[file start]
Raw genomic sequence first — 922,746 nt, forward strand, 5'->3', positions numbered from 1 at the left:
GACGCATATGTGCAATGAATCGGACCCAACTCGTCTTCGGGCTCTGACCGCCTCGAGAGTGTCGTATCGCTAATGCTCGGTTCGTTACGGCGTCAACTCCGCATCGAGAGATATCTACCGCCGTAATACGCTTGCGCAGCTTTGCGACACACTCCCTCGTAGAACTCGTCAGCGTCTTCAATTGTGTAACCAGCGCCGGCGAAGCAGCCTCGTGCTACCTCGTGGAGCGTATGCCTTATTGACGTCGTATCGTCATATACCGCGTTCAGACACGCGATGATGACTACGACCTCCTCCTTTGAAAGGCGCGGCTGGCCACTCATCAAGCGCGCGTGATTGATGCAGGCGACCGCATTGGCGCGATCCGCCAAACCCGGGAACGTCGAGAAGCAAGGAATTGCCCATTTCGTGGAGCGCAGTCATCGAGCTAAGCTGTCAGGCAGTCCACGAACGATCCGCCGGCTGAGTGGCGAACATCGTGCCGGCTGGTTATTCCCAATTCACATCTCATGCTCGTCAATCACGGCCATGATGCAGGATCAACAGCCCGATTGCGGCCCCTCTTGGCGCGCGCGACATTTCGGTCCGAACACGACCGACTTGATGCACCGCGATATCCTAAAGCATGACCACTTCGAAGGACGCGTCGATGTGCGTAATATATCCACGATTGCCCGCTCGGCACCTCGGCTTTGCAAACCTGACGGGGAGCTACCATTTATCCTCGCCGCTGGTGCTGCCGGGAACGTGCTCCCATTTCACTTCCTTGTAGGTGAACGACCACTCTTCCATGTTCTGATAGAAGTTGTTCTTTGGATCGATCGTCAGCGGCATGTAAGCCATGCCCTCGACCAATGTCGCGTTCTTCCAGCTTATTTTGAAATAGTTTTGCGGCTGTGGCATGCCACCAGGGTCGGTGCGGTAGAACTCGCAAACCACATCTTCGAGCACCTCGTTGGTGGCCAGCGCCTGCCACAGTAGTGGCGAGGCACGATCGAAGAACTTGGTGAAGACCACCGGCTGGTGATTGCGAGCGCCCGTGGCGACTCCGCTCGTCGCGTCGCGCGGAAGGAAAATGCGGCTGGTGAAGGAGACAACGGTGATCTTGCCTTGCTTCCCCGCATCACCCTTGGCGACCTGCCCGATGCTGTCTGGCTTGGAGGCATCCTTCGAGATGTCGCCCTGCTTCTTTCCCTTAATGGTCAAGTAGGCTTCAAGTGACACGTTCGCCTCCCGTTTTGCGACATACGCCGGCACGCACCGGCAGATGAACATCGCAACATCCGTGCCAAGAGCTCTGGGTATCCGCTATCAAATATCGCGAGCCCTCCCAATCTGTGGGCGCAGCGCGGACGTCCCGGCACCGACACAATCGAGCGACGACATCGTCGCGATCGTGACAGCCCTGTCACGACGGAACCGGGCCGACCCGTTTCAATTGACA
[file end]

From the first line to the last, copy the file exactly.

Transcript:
Raw genomic sequence first — 922,746 nt, forward strand, 5'->3', positions numbered from 1 at the left:
GACGCATATGTGCAATGAATCGGACCCAACTCGTCTTCGGGCTCTGACCGCCTCGAGAGTGTCGTATCGCTAATGCTCGGTTCGTTACGGCGTCAACTCCGCATCGAGAGATATCTACCGCCGTAATACGCTTGCGCAGCTTTGCGACACACTCCCTCGTAGAACTCGTCAGCGTCTTCAATTGTGTAACCAGCGCCGGCGAAGCAGCCTCGTGCTACCTCGTGGAGCGTATGCCTTATTGACGTCGTATCGTCATATACCGCGTTCAGACACGCGATGATGACTACGACCTCCTCCTTTGAAAGGCGCGGCTGGCCACTCATCAAGCGCGCGTGATTGATGCAGGCGACCGCATTGGCGCGATCCGCCAAACCCGGGAACGTCGAGAAGCAAGGAATTGCCCATTTCGTGGAGCGCAGTCATCGAGCTAAGCTGTCAGGCAGTCCACGAACGATCCGCCGGCTGAGTGGCGAACATCGTGCCGGCTGGTTATTCCCAATTCACATCTCATGCTCGTCAATCACGGCCATGATGCAGGATCAACAGCCCGATTGCGGCCCCTCTTGGCGCGCGCGACATTTCGGTCCGAACACGACCGACTTGATGCACCGCGATATCCTAAAGCATGACCACTTCGAAGGACGCGTCGATGTGCGTAATATATCCACGATTGCCCGCTCGGCACCTCGGCTTTGCAAACCTGACGGGGAGCTACCATTTATCCTCGCCGCTGGTGCTGCCGGGAACGTGCTCCCATTTCACTTCCTTGTAGGTGAACGACCACTCTTCCATGTTCTGATAGAAGTTGTTCTTTGGATCGATCGTCAGCGGCATGTAAGCCATGCCCTCGACCAATGTCGCGTTCTTCCAGCTTATTTTGAAATAGTTTTGCGGCTGTGGCATGCCACCAGGGTCGGTGCGGTAGAACTCGCAAACCACATCTTCGAGCACCTCGTTGGTGGCCAGCGCCTGCCACAGTAGTGGCGAGGCACGATCGAAGAACTTGGTGAAGACCACCGGCTGGTGATTGCGAGCGCCCGTGGCGACTCCGCTCGTCGCGTCGCGCGGAAGGAAAATGCGGCTGGTGAAGGAGACAACGGTGATCTTGCCTTGCTTCCCCGCATCACCCTTGGCGACCTGCCCGATGCTGTCTGGCTTGGAGGCATCCTTCGAGATGTCGCCCTGCTTCTTTCCCTTAATGGTCAAGTAGGCTTCAAGTGACACGTTCGCCTCCCGTTTTGCGACATACGCCGGCACGCACCGGCAGATGAACATCGCAACATCCGTGCCAAGAGCTCTGGGTATCCGCTATCAAATATCGCGAGCCCTCCCAATCTGTGGGCGCAGCGCGGACGTCCCGGCACCGACACAATCGAGCGACGACATCGTCGCGATCGTGACAGCCCTGTCACGACGGAACCGGGCCGACCCGTTTCAATTGACA